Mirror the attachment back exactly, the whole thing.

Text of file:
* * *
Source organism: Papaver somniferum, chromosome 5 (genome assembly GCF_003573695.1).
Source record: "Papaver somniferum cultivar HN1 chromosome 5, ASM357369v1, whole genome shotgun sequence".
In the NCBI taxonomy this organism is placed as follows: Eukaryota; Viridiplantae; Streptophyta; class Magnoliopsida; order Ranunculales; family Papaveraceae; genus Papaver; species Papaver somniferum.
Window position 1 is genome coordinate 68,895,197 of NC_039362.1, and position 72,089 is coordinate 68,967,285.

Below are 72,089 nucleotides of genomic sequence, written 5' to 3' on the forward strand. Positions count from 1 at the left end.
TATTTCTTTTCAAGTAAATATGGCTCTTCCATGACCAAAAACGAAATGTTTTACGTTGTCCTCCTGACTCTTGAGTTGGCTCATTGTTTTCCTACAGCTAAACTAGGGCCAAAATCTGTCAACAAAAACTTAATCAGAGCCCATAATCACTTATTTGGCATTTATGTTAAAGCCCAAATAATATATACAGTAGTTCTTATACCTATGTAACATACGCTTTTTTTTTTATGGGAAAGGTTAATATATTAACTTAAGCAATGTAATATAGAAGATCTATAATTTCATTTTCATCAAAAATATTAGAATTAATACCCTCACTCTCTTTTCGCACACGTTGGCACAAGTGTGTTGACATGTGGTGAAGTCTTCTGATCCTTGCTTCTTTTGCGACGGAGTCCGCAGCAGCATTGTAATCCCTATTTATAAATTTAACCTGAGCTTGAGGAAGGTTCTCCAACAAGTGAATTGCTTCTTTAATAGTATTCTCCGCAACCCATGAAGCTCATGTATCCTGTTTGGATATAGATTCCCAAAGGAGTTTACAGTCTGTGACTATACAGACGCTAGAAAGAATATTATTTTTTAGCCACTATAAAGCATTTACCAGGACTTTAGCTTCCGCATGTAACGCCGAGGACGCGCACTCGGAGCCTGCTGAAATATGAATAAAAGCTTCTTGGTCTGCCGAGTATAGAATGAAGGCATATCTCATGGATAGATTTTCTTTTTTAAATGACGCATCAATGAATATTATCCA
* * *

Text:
Source organism: Papaver somniferum, chromosome 5 (genome assembly GCF_003573695.1).
Source record: "Papaver somniferum cultivar HN1 chromosome 5, ASM357369v1, whole genome shotgun sequence".
In the NCBI taxonomy this organism is placed as follows: Eukaryota; Viridiplantae; Streptophyta; class Magnoliopsida; order Ranunculales; family Papaveraceae; genus Papaver; species Papaver somniferum.
Window position 1 is genome coordinate 68,895,197 of NC_039362.1, and position 72,089 is coordinate 68,967,285.

Below are 72,089 nucleotides of genomic sequence, written 5' to 3' on the forward strand. Positions count from 1 at the left end.
TATTTCTTTTCAAGTAAATATGGCTCTTCCATGACCAAAAACGAAATGTTTTACGTTGTCCTCCTGACTCTTGAGTTGGCTCATTGTTTTCCTACAGCTAAACTAGGGCCAAAATCTGTCAACAAAAACTTAATCAGAGCCCATAATCACTTATTTGGCATTTATGTTAAAGCCCAAATAATATATACAGTAGTTCTTATACCTATGTAACATACGCTTTTTTTTTTATGGGAAAGGTTAATATATTAACTTAAGCAATGTAATATAGAAGATCTATAATTTCATTTTCATCAAAAATATTAGAATTAATACCCTCACTCTCTTTTCGCACACGTTGGCACAAGTGTGTTGACATGTGGTGAAGTCTTCTGATCCTTGCTTCTTTTGCGACGGAGTCCGCAGCAGCATTGTAATCCCTATTTATAAATTTAACCTGAGCTTGAGGAAGGTTCTCCAACAAGTGAATTGCTTCTTTAATAGTATTCTCCGCAACCCATGAAGCTCATGTATCCTGTTTGGATATAGATTCCCAAAGGAGTTTACAGTCTGTGACTATACAGACGCTAGAAAGAATATTATTTTTTAGCCACTATAAAGCATTTACCAGGACTTTAGCTTCCGCATGTAACGCCGAGGACGCGCACTCGGAGCCTGCTGAAATATGAATAAAAGCTTCTTGGTCTGCCGAGTATAGAATGAAGGCATATCTCATGGATAGATTTTCTTTTTTAAATGACGCATCAATGAATATTATCCA